This morning I realized that the final installment of this series (what I’ve learned in 30 years) has to be about assessment and measurement. Today more than ever, if you’re not routinely measuring your employee communication program, you’re missing an important opportunity to move from order taker to trusted advisor.
So I’ve collected observations from previous blogs to bring you 10 thoughts about measurement:
- Measurement helps position you as an expert. You move from “the person who helps us get communication done” to “the professional who knows what employees need."
- Employees have great ideas on how to improve communication. So if you’re stuck, simply ask the question, “What is one thing we can do to improve . . .?” and you’ll get lots of suggestions.
- Measurement helps you speak the language of senior leaders. Leaders are comfortable with data, so every time you bring metrics to the conversation helps you gain a seat at the table.
- You never have to say, “I feel . . .” when making your case. Instead, you can say, “The data indicate . . .” or “Employees prefer . . .”
- One persuasive form of data that doesn’t require conducting research: demographics. It’s relatively easy to gather demographic data (age, job levels, locations, ethnicity, etc.) on employees, and that information is usually quite insightful. When you analyze demographics, you may be surprised to find out you’re one of the few people in your organization to do so. That will make you look especially smart.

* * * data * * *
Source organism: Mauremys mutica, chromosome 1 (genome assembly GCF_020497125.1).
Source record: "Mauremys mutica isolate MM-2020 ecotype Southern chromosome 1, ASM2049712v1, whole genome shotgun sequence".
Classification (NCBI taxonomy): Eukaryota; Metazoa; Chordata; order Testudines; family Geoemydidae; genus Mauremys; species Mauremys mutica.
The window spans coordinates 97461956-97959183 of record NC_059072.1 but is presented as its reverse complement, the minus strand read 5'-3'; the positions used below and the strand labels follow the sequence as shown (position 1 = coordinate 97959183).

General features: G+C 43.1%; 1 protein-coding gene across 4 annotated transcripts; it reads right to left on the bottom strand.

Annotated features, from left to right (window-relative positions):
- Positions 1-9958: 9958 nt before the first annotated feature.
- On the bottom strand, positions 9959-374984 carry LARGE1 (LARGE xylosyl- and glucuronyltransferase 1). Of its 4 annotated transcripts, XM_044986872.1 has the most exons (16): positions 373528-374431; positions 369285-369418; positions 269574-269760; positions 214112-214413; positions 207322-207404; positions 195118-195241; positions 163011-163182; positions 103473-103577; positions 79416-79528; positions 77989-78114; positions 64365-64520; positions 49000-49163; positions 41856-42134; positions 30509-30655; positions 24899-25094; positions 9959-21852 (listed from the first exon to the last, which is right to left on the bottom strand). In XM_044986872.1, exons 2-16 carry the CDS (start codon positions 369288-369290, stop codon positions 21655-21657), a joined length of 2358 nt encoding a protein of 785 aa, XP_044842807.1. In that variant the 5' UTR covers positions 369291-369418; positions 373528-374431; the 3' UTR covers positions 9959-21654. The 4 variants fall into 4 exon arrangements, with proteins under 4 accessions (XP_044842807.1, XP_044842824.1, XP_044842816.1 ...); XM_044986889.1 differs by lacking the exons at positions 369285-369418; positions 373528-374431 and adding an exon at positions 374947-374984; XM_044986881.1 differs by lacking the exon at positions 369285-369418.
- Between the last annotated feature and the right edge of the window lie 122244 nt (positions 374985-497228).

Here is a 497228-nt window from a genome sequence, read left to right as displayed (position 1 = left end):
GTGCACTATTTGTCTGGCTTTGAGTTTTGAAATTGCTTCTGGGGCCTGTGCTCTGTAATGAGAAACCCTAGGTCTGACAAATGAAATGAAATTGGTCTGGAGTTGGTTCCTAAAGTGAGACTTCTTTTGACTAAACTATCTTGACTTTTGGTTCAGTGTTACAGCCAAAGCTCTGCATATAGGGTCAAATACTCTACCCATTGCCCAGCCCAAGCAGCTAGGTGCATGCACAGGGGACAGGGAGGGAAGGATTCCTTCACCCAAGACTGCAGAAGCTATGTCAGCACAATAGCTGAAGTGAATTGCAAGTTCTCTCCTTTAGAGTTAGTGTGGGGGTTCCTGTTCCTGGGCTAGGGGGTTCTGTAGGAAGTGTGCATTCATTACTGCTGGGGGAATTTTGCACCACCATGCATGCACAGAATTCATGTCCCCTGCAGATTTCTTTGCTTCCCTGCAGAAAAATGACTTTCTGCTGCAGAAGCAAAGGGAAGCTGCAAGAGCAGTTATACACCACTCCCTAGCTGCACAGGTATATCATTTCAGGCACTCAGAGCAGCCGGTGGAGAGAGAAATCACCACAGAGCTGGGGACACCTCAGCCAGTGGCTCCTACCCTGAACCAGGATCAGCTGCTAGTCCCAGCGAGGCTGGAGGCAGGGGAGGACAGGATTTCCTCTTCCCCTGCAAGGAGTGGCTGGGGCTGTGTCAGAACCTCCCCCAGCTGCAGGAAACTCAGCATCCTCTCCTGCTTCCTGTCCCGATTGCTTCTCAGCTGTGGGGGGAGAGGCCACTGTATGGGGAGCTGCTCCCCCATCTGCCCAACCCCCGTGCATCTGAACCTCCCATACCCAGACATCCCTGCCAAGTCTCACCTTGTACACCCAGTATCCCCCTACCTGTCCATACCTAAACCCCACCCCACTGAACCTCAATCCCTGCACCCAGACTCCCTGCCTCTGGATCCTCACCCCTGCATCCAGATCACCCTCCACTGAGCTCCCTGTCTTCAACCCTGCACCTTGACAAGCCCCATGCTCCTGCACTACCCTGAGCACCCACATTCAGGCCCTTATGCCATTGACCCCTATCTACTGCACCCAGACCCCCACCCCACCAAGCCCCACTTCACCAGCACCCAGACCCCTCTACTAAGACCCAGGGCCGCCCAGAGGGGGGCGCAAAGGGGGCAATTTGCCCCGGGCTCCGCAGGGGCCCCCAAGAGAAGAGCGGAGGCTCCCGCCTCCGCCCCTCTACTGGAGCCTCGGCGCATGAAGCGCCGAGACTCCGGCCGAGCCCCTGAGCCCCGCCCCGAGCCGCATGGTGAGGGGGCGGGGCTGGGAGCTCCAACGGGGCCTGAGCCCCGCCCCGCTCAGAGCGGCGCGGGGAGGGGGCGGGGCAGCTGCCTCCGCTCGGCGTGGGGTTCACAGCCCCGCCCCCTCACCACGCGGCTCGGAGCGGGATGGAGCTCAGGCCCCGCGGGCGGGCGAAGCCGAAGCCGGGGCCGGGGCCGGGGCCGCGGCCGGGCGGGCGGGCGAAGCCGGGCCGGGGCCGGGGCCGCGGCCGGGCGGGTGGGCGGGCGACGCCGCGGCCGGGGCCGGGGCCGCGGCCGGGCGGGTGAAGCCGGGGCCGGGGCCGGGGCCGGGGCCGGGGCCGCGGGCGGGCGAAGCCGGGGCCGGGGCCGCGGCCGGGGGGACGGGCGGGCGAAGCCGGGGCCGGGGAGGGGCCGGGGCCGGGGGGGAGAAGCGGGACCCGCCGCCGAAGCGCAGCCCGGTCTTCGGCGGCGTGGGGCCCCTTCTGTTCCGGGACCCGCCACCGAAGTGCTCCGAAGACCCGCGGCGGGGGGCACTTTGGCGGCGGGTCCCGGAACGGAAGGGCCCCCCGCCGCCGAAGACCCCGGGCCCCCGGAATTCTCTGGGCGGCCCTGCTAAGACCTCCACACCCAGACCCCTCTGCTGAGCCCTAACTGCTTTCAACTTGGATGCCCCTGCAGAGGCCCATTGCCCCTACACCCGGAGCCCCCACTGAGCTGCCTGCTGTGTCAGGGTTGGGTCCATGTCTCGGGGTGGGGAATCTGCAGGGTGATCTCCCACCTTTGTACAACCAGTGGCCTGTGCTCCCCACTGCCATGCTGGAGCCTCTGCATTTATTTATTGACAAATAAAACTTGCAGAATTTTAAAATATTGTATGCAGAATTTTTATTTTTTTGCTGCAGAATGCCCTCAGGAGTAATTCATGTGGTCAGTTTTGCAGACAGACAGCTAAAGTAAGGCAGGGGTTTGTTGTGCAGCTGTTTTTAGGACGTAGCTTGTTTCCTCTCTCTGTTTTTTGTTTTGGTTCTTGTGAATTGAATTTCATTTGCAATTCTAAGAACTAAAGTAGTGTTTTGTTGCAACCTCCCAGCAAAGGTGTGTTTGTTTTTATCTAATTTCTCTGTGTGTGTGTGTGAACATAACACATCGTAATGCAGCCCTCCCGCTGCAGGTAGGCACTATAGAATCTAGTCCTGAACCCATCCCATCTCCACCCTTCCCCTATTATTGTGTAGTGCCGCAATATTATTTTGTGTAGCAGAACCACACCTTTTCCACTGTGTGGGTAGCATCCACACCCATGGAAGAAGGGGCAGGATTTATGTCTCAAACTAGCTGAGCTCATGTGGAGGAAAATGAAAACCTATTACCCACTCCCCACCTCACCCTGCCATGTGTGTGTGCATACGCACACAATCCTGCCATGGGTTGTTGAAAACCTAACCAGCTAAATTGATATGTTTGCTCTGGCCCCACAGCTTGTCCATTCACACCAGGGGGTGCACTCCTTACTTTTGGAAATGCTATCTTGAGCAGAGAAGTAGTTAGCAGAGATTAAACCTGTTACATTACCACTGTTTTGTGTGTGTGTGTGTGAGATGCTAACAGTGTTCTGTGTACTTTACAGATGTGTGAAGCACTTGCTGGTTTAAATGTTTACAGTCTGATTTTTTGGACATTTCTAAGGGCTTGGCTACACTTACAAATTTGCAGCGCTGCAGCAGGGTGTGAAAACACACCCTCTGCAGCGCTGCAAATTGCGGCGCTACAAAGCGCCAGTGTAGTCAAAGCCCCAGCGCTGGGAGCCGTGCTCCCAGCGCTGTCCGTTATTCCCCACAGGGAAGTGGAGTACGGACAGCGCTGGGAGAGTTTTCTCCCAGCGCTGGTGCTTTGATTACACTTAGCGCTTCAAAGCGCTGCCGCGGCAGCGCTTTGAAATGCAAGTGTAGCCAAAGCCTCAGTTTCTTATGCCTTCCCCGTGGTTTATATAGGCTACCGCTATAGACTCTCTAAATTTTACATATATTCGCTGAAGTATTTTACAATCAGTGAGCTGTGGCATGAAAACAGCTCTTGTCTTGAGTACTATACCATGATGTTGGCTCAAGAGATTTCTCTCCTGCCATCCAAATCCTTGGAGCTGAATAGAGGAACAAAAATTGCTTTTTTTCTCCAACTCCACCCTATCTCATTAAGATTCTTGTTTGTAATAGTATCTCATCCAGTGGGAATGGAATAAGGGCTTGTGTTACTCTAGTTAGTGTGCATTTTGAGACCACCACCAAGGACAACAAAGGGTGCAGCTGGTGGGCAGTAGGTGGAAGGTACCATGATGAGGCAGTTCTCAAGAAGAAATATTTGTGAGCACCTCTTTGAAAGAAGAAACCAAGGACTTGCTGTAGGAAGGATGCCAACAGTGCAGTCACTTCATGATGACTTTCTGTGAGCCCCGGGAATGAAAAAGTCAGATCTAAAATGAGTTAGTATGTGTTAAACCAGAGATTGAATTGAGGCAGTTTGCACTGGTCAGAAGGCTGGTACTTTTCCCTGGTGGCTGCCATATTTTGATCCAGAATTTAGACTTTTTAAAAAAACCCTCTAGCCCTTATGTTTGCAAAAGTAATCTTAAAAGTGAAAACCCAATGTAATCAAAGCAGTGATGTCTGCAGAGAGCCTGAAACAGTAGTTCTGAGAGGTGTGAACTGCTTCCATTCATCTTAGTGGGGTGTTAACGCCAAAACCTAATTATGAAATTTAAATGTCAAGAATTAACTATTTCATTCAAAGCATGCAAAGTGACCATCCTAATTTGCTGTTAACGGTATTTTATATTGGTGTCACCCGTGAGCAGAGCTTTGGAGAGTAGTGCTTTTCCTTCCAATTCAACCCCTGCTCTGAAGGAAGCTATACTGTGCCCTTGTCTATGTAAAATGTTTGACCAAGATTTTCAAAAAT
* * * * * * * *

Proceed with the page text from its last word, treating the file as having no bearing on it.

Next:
- A survey is not the only method for measuring effectiveness. For example, behaviorial metrics are a good way to determine how communication channels are being used. For electronic communication, emails opens, unique website visits and page views are all valuable metrics. You can also track behaviors such as the number of employees who attend a town hall or who pick up a printed piece.
- Survey fatigue is a real problem—but it’s a problem that can be solved.. The problem is not too many surveys. The problem is three-fold: First , asking everyone to participate (that’s called a “census”) when just a small representative sample is needed. Second, ineffective surveys give measurement a bad name, with too many questions or questions that don’t make sense. And third, when results never get communicated or acted upon, employees think surveys are a waste of their time. Go ahead and survey. But make your survey very targeted, extremely purposeful and immediately actionable. And communicate, communicate, communicate about how you used survey results to improve your program.
- Focus groups are underrated. Focus groups are “real” research that help you explore one or more topics to ask such questions as, “How does this work?” or “Why is this so?” While it’s true that a focus group study is not a direct substitute for a survey (which is the best way to collect data that you can analyze to demonstrate progress), focus groups do provide valuable insights
- The biggest mistake communicators make when it comes to measurement is . . . not measuring. Paralyzed by fear or perfectionism, many communicators measure seldom or—worse—never. A small, imperfect survey is so much better than no measurement at all.
- The second biggest mistake? Failing to share the results—or act on them. Once you conduct research, put it to use. And take action immediately.
Thanks for joining our celebration. Here's to the next 30 years!